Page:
Do You Search For Other Photographer’s Images Before Visiting a Location?

This weekend I made a trip to the Milwaukee Art Museum for the first time. Over the years, I’ve seen images of the museum from my Flickr contacts. I knew that the museum has a lot of different looks depending on your angle. Searching for the best images of the museum was tempting, but I decided not to.

Photographing a new location, I generally want some knowledge of the location. I’d like to see a few images so that I can imagine myself walking around it and viewing it from different angles. But I try not to look up too many images. I don’t want to arrive at a location and feel that I already know what shots I want. I want to get to a location and let my mind take over and try to find the most interesting places to photograph from. I know some photographers that take this to the extreme and avoid seeing any images beforehand.

At the museum, I wanted to get some of those typical shots that I have seen before. But, as always, I wanted to find some shots that I haven’t seen before. One way to get a unique perspective is to get as far away as possible and zoom in. Another way is to get as close as possible and use an ultra-wide angle lens. In today’s image, I used a fisheye lens and put it up against the glass just outside of the building where the elevator is. I really wanted to shoot from inside the building, but this was as close as I got.

What do you do when planning to shoot a new location? Do you research it as much as possible or do you not even look at images before you go. Let me know in the comments!

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When I’m not staying up all night figuring out the details of our next Out of Chicago Conference, you’ll find me at the park with our son and daughter, playing my guitar, out on the golf course, or following my favorite (Detroit) sports teams. I love Chicago, but I’ll always root for my Tigers, Red Wings, Lions, Michigan sports, and Pistons.

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  • It depends on where I’m going to shoot, what the subject will be and how frequently I may be able to go back. For example, I likely will be heading up to Calgary in a few months for work and am hoping to take a side trip to Banff National Park for 2 – 3 days. Clearly there are lots of places in Banff to shoot and it is much too broad for me to cover in that short of time period. In addition, to catch the best light I’ll be up shooting early for sunrise and late for sunset. Due to the limited opportunities to have ‘good’ light (4 – 6 times optimally) I’ll want to be sure I’m in the best position possible to get good shots at those times. During the day when the light is not so good I’ll take my time to do more freestyling and looking for other interesting angles in the park but I’d want to make sure I got my ideal shots/locations picked for optimal lighting so I’m not ‘wasting’ a good sunrise or sunset. However, if I’m shooting locally I won’t spend as much time researching because I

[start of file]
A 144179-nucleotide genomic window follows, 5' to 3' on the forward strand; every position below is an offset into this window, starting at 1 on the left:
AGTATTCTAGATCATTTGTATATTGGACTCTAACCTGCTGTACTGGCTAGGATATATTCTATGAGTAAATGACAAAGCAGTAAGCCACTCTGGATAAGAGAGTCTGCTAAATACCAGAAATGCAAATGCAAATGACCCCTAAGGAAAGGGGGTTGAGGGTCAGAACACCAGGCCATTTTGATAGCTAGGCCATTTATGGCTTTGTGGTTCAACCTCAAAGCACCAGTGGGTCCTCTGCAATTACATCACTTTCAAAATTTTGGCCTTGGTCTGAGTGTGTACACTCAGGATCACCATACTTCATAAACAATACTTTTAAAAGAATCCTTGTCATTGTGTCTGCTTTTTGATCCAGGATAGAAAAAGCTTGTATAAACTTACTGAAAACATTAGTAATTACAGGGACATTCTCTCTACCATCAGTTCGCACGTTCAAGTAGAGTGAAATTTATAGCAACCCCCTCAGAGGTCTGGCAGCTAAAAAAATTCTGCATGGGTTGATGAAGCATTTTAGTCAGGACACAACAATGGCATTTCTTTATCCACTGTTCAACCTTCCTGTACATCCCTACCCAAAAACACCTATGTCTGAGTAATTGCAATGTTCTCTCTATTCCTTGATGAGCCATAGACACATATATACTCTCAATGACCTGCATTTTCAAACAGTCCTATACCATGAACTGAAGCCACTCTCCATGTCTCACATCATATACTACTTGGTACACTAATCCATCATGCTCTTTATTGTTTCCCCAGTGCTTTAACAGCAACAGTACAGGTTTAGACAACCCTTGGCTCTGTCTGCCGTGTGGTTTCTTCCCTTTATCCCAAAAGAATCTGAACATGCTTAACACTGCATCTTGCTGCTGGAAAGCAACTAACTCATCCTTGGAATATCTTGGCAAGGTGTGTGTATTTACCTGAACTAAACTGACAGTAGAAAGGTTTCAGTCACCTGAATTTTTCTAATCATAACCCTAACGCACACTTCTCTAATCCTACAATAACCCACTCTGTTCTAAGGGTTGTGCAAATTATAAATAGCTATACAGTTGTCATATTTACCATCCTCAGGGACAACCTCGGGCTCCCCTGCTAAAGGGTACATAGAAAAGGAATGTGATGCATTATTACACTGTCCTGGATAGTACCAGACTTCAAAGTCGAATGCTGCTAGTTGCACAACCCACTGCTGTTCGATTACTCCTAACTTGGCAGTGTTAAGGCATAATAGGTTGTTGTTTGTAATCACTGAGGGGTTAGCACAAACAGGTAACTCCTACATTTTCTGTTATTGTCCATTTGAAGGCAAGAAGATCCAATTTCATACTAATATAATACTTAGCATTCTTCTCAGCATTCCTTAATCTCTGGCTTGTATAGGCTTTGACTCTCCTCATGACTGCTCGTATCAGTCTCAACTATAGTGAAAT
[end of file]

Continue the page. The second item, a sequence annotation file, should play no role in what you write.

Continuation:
can go back to the spot other times if I happen to miss the good light or see another location that would have worked better later on.

    When the lighting isn’t as important, like when going to a museum, I don’t do as much research because like you said I like to find the shots that interest me. I don’t believe ‘copying’ is necessarily bad thing especially when we are learning. Scott Kelby made a point the other day on his Grid Webcast that most learning is done through imitation so I don’t think there should be any shame in that as long as credit is given where it is due (guitarists play note for note from other guitarists to develop their own style). Eventually, most photographers will develop their own style that, if done good enough, others will copy from them so it will all come full circle.

    • Great comment, Justin. You make a good point about places that you won’t visit again soon. You definitely want to get to the best places. Come to think of it, that’s really the point of this blog. To get people to the best places in Chicago. But there are times when I want to have some surprise before I get there. I know some photographers that go out of their way to not see any images first.

      I agree that it’s important to “copy” at times to learn. Eventually you’ll have your own style. Well said!

  • I am with Justin. It depends on the location. If I have been to a location previously, I pretty much know what I want and try to capture what’s in my head, either a new shot or an improvement on what I have done already.
    I travel a lot, so, for example, before heading to Spain, I looked at shots, a gazillion shots, to get a feel for what lens I might want to bring. Going back to Michigan or Florida, I might look up the locations for what not to shoot but how to shoot what I have on my itenerary. HDR, now that I am learning about it, vs long exposure vs light painting.
    Thank you for providing such a provocative site. The amount of time and information that you invest is beyond generous. I, for one, have found myself reevaluating and questioning past shots and future get aways. Thank you.

    • Thanks for all of the kind words, Jarede. I was worried that you would disown me after I left you at the pavilion carrying the largest flashlight I had ever seen! 🙂